In-depth analysis

Nirbhaya gang convicts are using law to avoid punishments

TPE Bureau
New Delhi, 16 January

One of the convicts among four convicts of Nirbhaya rape case that shook the country in December 2012 has filed a mercy plea before the President of India on the death warrant issued on 7 January by a sessions court and now the execution won’t take place on 22 January.

The mercy plea was filed by Mukesh Singh Tuesday. The three other convicts are Vinay Sharma, Pawan Gupta and Akshay Thakur.

On Wednesday, Mukesh also moved the Delhi High Court against death warrant issued on 7 January by a session’s court but the Delhi High Court rejected the petition.

During the hearing, Justice Manmohan Singh said the plea “looks like a strategy to prolong the legal process”.

It has been 9 years when Nirbhaya was raped, disheveled and killed by five men on 16 December 2012, one of the convict, a 35-years-old Ram Singh committed suicide in Tihar Jail but other four convicts were sentenced to death on 7 January 2020. The Judiciary took 9 years to announce justice, recently when Cyberabad police commissioner Vishwanath C Sajjanar killed 4 gang rape and muster suspects in Hyderabad encounter-Nirbhaya’s mother applauded him and said I and my daughter hadn’t got justice like this.

In the 16 December gang-rape and murder case of the 22-year-old physiotherapy student, a trial court in September 2013 had awarded death penalty to all four accused.

The Delhi High Court upheld the trial court order in March 2014. The case moved to the Supreme Court, which, in May 2017, accepted that this was a “rarest of rare” crime and all four were sentenced to hang.

Thereafter, review petitions were filed in the Supreme Court by Vinay, Pawan and Mukesh. All three petitions were dismissed in July 2018.

The fourth convict, Akshay, filed his review plea in December 2019, which was dismissed immediately.

Authorities at Tihar jail, where the four are lodged, then told them that they have two weeks to use their legal options, but no pleas — curative or mercy — were filed.

Then, on 7 January, a death warrant was issued by a Delhi sessions court. The warrant stated that all four will hang together at 7 am on 22 January.

It was only after this that curative petitions — seeking to commute the death sentence to life imprisonment — were filed by Mukesh and Vinay. These pleas too were dismissed by the Supreme Court on 13 January.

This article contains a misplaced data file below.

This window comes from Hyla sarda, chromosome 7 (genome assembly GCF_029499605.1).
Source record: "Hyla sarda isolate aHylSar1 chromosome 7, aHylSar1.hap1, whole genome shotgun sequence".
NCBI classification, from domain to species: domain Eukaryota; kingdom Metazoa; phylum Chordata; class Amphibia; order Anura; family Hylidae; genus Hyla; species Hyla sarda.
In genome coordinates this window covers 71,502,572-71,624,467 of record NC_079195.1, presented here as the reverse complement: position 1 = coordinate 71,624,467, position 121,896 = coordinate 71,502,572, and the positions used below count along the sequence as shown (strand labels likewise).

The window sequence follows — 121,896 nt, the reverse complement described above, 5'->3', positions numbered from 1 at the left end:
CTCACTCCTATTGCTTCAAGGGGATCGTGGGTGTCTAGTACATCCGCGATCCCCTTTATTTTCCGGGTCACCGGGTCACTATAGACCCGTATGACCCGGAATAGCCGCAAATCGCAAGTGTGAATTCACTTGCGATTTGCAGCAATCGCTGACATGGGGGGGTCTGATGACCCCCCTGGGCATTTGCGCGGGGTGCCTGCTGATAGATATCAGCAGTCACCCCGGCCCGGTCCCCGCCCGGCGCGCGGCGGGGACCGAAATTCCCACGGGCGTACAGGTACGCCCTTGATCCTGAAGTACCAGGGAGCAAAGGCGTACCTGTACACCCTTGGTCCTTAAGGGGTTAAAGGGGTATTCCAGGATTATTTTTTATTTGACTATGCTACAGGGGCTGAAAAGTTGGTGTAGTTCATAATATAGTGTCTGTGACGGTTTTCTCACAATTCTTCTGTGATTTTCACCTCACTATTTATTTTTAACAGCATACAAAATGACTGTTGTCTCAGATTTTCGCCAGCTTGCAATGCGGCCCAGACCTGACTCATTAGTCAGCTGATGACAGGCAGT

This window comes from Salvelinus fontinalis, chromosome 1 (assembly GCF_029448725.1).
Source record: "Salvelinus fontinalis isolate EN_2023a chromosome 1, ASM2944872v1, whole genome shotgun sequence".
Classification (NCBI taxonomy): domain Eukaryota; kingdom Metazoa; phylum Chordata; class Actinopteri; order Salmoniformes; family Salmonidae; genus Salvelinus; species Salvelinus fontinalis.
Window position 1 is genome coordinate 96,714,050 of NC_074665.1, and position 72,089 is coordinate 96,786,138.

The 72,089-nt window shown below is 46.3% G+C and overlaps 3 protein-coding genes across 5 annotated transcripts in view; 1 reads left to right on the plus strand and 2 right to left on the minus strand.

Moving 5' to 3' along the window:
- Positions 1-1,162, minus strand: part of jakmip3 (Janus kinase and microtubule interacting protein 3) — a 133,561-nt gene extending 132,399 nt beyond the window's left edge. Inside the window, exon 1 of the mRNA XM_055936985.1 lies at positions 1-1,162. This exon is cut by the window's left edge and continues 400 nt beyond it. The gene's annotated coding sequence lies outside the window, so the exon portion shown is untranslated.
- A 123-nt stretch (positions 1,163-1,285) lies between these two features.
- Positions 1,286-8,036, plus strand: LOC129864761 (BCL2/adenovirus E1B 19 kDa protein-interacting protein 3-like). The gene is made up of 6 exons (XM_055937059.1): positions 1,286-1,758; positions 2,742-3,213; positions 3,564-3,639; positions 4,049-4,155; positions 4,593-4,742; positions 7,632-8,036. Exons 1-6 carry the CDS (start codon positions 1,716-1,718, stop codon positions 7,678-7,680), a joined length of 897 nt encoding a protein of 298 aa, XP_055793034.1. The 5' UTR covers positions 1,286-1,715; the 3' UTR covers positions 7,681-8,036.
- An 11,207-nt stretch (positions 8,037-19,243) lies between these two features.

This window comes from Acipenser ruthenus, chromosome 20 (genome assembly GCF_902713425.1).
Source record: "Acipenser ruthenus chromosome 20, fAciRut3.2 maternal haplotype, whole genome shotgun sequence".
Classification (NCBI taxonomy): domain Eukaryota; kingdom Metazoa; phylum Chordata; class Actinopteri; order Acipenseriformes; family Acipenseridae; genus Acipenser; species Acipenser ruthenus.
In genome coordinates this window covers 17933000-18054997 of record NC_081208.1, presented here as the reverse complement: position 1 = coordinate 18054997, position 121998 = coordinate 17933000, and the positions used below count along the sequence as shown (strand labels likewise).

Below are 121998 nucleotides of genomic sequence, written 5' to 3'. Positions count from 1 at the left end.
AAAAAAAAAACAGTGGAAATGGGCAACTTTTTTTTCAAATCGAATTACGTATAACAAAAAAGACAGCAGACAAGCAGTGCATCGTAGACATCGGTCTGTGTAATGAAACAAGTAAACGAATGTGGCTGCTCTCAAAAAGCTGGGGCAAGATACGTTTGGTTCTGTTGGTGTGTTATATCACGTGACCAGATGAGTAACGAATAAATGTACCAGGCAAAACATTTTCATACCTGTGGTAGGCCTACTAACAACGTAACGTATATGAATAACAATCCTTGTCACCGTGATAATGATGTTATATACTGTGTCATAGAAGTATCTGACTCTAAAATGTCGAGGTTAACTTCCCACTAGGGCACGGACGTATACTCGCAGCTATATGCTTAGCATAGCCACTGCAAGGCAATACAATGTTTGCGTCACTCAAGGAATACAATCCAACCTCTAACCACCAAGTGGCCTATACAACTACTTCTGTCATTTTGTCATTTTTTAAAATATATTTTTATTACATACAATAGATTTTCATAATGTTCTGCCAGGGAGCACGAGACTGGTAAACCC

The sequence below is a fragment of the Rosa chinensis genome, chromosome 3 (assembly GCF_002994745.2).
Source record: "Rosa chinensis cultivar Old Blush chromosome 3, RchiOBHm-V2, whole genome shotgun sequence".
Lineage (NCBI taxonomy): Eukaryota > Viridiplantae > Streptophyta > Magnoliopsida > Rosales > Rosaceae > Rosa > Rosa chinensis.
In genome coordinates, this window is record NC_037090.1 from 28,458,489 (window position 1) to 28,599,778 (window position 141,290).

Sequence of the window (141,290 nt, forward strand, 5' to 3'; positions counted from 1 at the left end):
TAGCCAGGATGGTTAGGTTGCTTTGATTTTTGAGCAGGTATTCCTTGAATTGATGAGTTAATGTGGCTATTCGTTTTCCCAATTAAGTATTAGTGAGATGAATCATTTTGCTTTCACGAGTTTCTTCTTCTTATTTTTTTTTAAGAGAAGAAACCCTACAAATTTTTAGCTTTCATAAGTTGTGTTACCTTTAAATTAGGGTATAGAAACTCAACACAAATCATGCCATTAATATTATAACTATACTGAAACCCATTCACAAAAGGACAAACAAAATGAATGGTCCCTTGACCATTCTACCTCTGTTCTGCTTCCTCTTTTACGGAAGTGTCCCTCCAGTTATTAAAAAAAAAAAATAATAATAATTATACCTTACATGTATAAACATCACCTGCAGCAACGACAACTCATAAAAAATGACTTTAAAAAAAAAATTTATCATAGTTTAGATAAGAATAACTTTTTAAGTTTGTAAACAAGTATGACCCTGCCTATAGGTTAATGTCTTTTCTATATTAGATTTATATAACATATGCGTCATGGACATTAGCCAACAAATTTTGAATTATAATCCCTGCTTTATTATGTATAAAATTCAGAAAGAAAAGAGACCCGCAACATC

As of today, only Mukesh has filed a mercy plea. So, the remaining three can still file their own mercy pleas. Also, Akshay and Pawan have not yet filed any curative petitions.

Why no execution on 22 January?

Among the guidelines is the stipulation that a convict must be given 14 days between being informed that his mercy plea has been rejected and his execution.

The court had stated that this period of 14 days would give a convict time to make “peace with God” and accept his fate.

So, since Mukesh has filed his mercy plea only on 14 January, the execution cannot take place eight days later on 22 January.

How the convicts can buy more time

This case has four convicts, so, if the remaining three — Vinay, Pawan and Akshay — file their mercy petitions just as the 14-day period for previous petition is about to end, this whole process could take a minimum of 56 days.

Also, the Delhi High Court Wednesday refused a stay on the death warrant and told Mukesh to approach either the session court or the Supreme Court. Now, if he moves the lower court, another round of appeals and dismissals will begin, which will go all the way up to the Supreme Court.

Has the 14-day period stipulation always been followed?

In 2015, President Pranab Mukherjee rejected 1993 Mumbai blasts accused Yakub Memon’s mercy plea.

Memon’s lawyers — in a rare midnight hearing on 29 July at Chief Justice of India H.L. Dattu’s residence — had urged the Supreme Court to uphold the 14-day rule or at least the seven-day rule prescribed by the Maharashtra Jail Manual.

But Dattu rejected the plea and Memon was hanged just a few hours later on 30 July.

How does a President decide on a mercy petition?

Under Article 72 of the Constitution, “the President shall have the power to grant pardons, reprieves, respites or remissions of punishment or to suspend, remit or commute the sentence of any person convicted of any offence where the sentence is a sentence of death”.

But the President cannot exercise his power of pardon independent of the government.

Rashtrapati Bhavan has to forward the mercy plea to the Ministry of Home Affairs, seeking advice. The ministry, in turn, forwards this to the state government concerned. Based on the reply from the state, the ministry formulates its advice to the President. It is after this that the President takes a call.

Although the President is bound by the government’s advice, Article 74(1) empowers him to return it for reconsideration once. But if the government decides against any change, the President has no option but to accept it.

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